On the family's website (!) they say: 'We were told that having a house full of children would result in a ruined marriage, a frazzled and worn mom, a frustrated dad, and unhappy children. On the contrary, the children keep us feeling young and the responsibilities have driven us to more committed and meaningful relationships.

'We were told having a large family would send us to the poor house. Well, great expenses are required and that has increased our faith all the more. It has also taught us contentment and gratitude. We realize that having food, clothes, and living in America - no matter what our tax bracket might be - already makes us richer than most who live in the world.

Two Men Convicted Of Raping A Girl In Berbera

Two Men Convicted Of Raping A Girl In Berbera

Berbera, Somaliland, August 13, 2011 (SL Times) – Two men who were accused of raping a 15-year old girl were tried and convicted in a Berbera court. 
Speaking about this case, the chief judge of Sahil region, Osman Suldan-Ibrahim Daahir, confirmed to the Somali language newspaper Haatuf that the trial took place and that the court sentenced each of the culprits to 10 years in jail. The Judge stressed that they had been lately seeing crimes that did not used to happen before. In addition to sentencing crimes that were committed on land, the judge said they had also tried and convicted pirates from Puntland, Somalia and Somaliland.

Judge Osman Suldan-Ibrahim Daahir said one of the main obstacles derailing their work is interference by elders and officials, who, after a person was tried and convicted, come to the court and say that the issue was resolved between the two parties of the case and that the court should release the convicted felon.

In Somaliland, less money has brought more democracy

In Somaliland, less money has brought more democracy

Unable to access foreign aid, Somaliland's government has had to negotiate with citizens and business leaders for financial support – and provide stability and democracy in return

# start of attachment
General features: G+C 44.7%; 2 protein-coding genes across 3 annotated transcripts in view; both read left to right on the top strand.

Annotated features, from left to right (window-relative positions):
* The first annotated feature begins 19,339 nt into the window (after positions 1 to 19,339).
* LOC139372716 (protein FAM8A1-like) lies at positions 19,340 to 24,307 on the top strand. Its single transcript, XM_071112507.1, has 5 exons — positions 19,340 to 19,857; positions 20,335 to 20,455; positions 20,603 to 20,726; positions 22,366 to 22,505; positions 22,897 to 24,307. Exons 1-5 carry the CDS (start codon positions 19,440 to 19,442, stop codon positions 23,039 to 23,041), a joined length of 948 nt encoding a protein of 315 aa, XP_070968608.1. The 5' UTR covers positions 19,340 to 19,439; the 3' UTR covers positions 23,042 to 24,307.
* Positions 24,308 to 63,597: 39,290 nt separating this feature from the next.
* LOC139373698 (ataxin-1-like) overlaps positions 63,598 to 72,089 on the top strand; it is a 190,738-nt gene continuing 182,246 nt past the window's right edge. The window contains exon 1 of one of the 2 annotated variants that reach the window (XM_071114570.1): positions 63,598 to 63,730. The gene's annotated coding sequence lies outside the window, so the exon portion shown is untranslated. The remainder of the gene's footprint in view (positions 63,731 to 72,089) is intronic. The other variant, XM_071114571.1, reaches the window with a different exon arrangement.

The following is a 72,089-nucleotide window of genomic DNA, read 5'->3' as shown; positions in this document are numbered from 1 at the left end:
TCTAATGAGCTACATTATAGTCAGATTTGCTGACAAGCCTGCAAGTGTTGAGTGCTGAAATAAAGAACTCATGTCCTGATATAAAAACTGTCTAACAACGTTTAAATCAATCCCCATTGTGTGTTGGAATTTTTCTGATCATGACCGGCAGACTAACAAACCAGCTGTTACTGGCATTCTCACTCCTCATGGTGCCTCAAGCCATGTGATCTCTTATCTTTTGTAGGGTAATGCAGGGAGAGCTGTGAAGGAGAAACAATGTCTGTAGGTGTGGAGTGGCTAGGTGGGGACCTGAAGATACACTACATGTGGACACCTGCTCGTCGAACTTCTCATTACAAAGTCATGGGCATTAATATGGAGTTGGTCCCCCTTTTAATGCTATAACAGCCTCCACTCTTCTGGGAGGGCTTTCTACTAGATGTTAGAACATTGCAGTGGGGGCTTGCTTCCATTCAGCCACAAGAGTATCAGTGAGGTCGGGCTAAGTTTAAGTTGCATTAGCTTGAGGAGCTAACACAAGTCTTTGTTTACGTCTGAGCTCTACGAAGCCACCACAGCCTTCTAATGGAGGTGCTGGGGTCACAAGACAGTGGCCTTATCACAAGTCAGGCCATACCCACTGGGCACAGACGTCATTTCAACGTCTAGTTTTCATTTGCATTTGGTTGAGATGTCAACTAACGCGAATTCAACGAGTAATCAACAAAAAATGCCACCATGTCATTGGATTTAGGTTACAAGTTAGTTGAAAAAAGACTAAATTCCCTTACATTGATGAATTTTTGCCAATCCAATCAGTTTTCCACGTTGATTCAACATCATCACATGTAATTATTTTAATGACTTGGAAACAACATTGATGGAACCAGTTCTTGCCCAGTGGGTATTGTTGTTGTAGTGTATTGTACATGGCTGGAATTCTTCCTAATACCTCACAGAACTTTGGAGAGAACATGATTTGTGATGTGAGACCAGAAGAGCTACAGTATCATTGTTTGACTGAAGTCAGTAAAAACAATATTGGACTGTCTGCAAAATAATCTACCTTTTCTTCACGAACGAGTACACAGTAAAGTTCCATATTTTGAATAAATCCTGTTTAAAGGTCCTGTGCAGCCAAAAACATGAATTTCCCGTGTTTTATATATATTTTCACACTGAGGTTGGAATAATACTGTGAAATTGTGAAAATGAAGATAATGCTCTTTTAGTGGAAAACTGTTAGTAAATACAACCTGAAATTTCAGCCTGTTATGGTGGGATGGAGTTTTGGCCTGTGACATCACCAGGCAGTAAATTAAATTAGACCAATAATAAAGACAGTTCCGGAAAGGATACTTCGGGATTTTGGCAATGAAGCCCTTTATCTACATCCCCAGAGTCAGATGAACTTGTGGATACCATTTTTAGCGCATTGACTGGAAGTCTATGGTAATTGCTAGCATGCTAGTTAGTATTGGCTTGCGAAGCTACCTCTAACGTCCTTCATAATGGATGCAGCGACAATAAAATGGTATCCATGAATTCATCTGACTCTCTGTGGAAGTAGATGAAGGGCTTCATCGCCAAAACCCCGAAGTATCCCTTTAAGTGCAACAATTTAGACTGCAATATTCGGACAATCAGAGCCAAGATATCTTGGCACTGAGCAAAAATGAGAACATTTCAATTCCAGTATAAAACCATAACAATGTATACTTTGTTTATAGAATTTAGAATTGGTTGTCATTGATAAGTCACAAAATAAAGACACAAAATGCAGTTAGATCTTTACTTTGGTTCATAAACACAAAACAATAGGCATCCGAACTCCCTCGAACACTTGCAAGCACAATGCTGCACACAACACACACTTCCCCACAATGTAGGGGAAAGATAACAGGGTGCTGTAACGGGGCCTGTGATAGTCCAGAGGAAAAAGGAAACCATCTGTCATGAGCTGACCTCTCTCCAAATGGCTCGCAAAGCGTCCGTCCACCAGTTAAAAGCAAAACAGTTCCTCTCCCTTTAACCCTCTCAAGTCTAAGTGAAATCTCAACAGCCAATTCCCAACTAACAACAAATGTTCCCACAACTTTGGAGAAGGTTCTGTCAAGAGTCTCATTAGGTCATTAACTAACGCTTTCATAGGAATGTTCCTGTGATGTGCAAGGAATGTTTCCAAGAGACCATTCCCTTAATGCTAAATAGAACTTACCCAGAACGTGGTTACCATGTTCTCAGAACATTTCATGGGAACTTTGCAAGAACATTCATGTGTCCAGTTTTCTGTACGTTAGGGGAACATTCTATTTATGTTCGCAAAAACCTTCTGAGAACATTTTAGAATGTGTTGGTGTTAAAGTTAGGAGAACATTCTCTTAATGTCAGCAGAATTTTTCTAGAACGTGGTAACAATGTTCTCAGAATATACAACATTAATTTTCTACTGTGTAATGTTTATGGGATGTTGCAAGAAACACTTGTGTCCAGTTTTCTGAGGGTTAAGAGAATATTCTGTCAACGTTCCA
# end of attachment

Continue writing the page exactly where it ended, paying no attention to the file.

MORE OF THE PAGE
As the humanitarian crisis in southern Somalia threatens millions of lives, Somalia's little-known northern neighbour, Somaliland, is doing so well that its government recently offered to send aid across the border. That a small and relatively poor country that is also suffering from the ongoing drought would be in a position to help Somalia is itself remarkable; that Somaliland achieved this position without being officially recognised by the international community as a sovereign nation – and thus without being eligible for international assistance – is truly impressive.

But have Somaliland's accomplishments come in spite of its ineligibility for foreign assistance, or because of it? Somaliland's success – providing peace, stability and democracy in a region where all are scarce – is in large part due to the fact that the government has never received foreignaid. Because Somaliland's government cannot access funding from the World Bank, IMF, or other major donors, officials were forced to negotiate with citizens and business leaders for financial support. This negotiation created the responsive political institutions that, in turn, have allowed the nation to fare relatively well in recent years and in the current crisis.

Somaliland was part of Somalia until 1991, when it seceded during the country's civil war. When Somaliland first declared independence, its government was built around a single clan and lacked accountable political institutions. Business leaders eventually agreed to provide funds, but not until the government agreed to develop representative and accountable political institutions (a concession that politicians made only out of necessity, as it weakened their own grasp on power).